SC power plant under more federal scrutiny after backup generator failure in January
The U.S. Nuclear Regulatory Commission is scrutinizing the V.C. Summer Power Plant in South Carolina more closely after it determined problems with a backup generator had not been properly identified and repaired by plant officials. V.C. Summer is located in Jenkinsville, South Carolina, less than a half hour from the state’s capital of Columbia. With one nuclear reactor, the plant has been cited for problems in the past but none have been serious enough to require evacuations of nearby residents. Sam Fretwell, an environment writer for The State newspaper in Columbia, explains why the NRC was concerned about the backup generator.
Sam Fretwell: This generator is one of two backup diesel generators. They're there to make sure that the nuclear plant maintains power in case they lose their normal power. This particular generator had some hiccups in it that raised concerns from the Nuclear Regulatory Commission.
Gwendolyn Glenn: And the NRC issued a white finding. What is the white finding?
Fretwell: They have five basic color codes for severity of violations. The least severe is a green, the most is a red. So the white is the next lowest. White is considered a moderate risk. They are not very commonly given out.
Glenn: So you said that this was one of two generators that the plant has. How important are these generators?
Fretwell: They're backup generators. So they're there in case something happens to the main power supply. They're very important to making sure that the plant continues to have power if the main supply goes out. That's important because you need power to keep the nuclear plant cool. And if it's not cool, then it can overheat and you can have radiation releases and that's not what you want to see happen.
Glenn: Was the other one working? And if there had been an emergency, would that have been sufficient to keep things cool?
[Read The State's story: SC nuclear plant draws federal scrutiny after atomic safety equipment sputters]
Fretwell: There was another one and it was working. The bottom line is that if you had a failure of main power and you had a failure of that one generator, the second generator would not have been available to take care of that. I mean, the big thing with nuclear plants is that they build on redundancies and they have all these backup systems. They're there in case of an emergency because nuclear power, while a reliable source of energy, can be a dangerous thing if it's not properly managed.
Glenn: In your reporting, I saw where it said it was not inherently dangerous. So although as you said, this was important to have it working properly, there was no danger to the public.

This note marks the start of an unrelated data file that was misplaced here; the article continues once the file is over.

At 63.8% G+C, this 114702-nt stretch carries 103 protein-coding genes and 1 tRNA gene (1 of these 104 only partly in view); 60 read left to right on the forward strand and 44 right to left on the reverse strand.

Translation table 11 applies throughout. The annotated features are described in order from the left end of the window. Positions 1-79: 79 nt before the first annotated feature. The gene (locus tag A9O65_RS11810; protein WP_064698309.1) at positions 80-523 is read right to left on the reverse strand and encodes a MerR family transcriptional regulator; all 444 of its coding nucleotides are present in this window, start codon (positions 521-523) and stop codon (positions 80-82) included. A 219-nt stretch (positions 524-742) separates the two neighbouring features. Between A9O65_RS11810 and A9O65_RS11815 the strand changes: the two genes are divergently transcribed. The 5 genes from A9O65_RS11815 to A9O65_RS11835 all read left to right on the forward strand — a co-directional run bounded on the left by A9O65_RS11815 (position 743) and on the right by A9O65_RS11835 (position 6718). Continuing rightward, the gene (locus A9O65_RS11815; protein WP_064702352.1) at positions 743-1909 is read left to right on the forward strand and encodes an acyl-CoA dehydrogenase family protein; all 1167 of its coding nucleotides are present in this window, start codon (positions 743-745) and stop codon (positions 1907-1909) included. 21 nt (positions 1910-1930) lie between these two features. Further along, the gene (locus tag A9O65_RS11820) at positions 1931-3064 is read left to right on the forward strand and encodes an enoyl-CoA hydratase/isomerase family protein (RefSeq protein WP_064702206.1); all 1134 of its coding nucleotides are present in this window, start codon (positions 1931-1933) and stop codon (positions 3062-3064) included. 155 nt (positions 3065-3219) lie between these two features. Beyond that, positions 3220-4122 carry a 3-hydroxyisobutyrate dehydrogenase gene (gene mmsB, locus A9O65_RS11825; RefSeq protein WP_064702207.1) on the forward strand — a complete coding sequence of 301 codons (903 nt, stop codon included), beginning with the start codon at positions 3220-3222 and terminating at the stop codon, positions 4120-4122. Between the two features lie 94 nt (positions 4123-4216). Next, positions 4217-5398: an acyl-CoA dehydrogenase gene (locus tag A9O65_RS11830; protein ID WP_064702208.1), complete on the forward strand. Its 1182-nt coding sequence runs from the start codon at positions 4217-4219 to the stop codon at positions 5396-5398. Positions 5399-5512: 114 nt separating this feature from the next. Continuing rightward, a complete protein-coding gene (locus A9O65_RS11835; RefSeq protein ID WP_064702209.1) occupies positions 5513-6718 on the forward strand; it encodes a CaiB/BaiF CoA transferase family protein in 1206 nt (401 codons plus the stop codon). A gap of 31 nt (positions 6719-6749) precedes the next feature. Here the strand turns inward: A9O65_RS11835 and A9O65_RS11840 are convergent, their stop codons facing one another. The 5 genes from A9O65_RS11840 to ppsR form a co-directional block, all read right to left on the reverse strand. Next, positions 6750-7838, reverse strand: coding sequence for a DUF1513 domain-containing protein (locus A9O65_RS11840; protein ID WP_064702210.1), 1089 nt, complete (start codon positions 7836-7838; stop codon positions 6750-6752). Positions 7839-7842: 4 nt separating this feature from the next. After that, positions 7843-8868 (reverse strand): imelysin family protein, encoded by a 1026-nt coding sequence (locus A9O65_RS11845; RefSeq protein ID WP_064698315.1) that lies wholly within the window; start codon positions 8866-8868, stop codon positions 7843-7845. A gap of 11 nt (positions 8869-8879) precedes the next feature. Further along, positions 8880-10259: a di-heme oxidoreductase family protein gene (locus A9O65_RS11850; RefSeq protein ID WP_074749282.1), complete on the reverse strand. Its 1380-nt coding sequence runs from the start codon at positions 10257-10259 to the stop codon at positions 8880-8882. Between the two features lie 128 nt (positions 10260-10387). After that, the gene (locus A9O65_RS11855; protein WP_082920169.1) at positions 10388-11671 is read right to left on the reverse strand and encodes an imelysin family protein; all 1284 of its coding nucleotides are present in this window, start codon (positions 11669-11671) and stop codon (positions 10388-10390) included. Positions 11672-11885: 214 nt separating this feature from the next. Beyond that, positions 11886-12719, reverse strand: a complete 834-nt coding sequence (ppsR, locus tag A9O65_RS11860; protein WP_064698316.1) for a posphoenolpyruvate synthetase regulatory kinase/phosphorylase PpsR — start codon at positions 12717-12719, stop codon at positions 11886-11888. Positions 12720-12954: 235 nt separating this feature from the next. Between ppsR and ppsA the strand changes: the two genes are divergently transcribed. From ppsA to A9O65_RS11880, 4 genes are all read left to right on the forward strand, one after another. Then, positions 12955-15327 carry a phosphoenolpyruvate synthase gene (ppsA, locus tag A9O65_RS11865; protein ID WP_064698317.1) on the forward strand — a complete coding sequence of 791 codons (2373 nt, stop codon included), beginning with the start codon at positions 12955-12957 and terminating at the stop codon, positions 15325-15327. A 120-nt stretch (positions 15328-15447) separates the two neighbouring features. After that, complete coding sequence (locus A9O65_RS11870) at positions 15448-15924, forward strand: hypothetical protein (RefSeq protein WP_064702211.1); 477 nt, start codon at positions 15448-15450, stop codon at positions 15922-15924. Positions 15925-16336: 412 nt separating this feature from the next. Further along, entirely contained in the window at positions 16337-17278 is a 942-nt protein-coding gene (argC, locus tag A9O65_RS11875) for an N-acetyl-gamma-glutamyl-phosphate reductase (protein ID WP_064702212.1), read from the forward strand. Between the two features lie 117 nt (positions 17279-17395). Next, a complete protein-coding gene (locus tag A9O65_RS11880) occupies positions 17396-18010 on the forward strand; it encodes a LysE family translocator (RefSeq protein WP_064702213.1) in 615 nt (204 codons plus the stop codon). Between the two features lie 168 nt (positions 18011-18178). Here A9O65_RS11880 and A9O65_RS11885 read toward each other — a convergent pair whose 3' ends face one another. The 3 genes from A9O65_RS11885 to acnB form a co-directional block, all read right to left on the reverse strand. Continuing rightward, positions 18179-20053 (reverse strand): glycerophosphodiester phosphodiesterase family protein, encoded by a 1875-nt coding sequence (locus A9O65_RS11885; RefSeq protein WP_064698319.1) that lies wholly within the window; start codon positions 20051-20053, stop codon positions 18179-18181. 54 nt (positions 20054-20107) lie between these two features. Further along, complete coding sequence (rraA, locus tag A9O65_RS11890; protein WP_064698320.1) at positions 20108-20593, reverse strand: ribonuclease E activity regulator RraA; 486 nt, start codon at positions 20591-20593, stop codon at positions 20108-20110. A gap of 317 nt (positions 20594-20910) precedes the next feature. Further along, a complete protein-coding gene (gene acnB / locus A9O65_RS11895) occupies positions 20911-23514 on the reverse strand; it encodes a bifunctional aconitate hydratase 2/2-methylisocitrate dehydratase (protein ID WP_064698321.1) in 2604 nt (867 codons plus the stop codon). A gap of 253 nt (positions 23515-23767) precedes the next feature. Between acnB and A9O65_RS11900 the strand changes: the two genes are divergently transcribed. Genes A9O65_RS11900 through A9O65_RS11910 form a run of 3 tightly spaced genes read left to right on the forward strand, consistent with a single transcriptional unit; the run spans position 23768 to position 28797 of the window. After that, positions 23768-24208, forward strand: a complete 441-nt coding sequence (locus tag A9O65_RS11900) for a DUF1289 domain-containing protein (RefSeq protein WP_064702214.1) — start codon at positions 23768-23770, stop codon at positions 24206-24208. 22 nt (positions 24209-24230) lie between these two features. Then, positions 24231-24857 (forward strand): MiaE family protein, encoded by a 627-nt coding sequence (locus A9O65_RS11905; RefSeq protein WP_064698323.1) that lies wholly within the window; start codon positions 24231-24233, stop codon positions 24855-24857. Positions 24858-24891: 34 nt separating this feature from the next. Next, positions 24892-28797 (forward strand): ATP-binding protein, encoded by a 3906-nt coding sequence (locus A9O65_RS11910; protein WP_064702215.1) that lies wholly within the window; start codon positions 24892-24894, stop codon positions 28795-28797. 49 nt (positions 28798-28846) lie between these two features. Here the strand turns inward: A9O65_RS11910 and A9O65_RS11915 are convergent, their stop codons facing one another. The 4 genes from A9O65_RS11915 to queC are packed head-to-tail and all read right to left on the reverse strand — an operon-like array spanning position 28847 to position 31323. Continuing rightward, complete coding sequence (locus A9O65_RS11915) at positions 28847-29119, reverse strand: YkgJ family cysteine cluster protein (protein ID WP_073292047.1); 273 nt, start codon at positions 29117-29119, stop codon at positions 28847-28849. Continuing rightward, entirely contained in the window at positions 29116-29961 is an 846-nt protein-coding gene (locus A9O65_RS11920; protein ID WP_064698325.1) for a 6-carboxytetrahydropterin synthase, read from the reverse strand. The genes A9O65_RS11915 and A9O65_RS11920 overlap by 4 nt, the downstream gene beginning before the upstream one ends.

Fretwell: Yeah, that's right. Because the main power source was operating. This was a test. They were trying to see if this would work in case the main power source went out. So it wasn't a danger issue to the public. It is an issue of concern, though, because had you not had that main power, there could have been a problem.
Glenn: And from your reporting, I also understand that a concern of theirs was that this particular backup generator went unfixed for three weeks and January and February last year. So they knew about it but didn't fix it. Is that accurate?
Fretwell: Yes. And that's what the NRC documents show. And what it boils down to is the power company was saying, we think this thing will work, even though it's having these hiccups and problems. The NRC looked at it and said, we don't think it'll work. And their word is kind of the final say on that.
Glenn: And had it been taken care of at this point.
Fretwell: The company said it has. I think they also indicated that they were still doing some other work. They were a little vague about that. But the company says they have to straighten this out.
Glenn: Now, this plant has had other white findings issued by the NRC in the past. Have any of them been serious and been threats to the public?
Fretwell: I know one of the white findings was in 2006, and that had to do with a shipment of radioactive material in a package that had excessive radiation levels. It appears that it was resolved, but that's one of them. There was another one I found that was from 2009. It was talking about an inoperable turbine feed water pump. That, again, is something that makes the power plant work.
Glenn: Okay. And how important is this plant to that area? How much power does it provide?
Fretwell: That's a pretty major source of Dominion Energy mix here in South Carolina. Coal plants are on the way out because of the carbon emissions and the pollution that they're associated with them. Nuclear plants, despite some of these dangers, are seen as a way for power to be produced without carbon.
Glenn: And also this plant where it's located is also the site where they were going to add two more reactors. And that particular project was abandoned after billions was spent on it, correct?
Fretwell: That's correct. It was a major effort on the part of the power company at the time, SCG, and just was fraught with problems. And finally they just walked away from it. People were billed for this project before it was even built. So you had higher power bills for a project that never was finished.
Glenn: Anything else you like to add about this that I didn't ask?
Fretwell: You know, these issues are we try to point them out when they occur because nuclear plants, like I say, are important to the energy mix. But there can be some pretty substantial environmental problems if they're not operated properly. So we feel like it's important to point some of these things out.